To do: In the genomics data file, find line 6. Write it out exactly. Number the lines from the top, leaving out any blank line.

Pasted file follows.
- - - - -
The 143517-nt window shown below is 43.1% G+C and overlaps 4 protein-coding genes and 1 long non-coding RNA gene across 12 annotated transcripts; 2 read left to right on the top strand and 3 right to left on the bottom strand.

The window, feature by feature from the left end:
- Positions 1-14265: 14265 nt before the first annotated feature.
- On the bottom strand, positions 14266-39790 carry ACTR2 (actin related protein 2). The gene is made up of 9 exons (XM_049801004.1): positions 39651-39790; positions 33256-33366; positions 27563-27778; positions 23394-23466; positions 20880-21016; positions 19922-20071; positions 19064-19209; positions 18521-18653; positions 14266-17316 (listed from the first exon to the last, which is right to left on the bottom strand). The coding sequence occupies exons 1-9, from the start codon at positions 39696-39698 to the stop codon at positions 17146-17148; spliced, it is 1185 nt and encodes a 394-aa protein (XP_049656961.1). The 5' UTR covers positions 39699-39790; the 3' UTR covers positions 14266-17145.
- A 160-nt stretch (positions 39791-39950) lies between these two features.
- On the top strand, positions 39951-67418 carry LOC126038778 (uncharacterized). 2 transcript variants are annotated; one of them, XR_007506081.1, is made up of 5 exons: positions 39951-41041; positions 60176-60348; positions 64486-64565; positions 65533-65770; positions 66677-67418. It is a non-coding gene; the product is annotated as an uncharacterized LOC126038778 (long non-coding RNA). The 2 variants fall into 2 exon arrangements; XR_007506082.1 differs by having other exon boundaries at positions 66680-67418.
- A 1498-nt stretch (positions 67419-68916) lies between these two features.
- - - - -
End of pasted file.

- On the top strand, positions 39951-67418 carry LOC126038778 (uncharacterized). 2 transcript variants are annotated; one of them, XR_007506081.1, is made up of 5 exons: positions 39951-41041; positions 60176-60348; positions 64486-64565; positions 65533-65770; positions 66677-67418. It is a non-coding gene; the product is annotated as an uncharacterized LOC126038778 (long non-coding RNA). The 2 variants fall into 2 exon arrangements; XR_007506082.1 differs by having other exon boundaries at positions 66680-67418.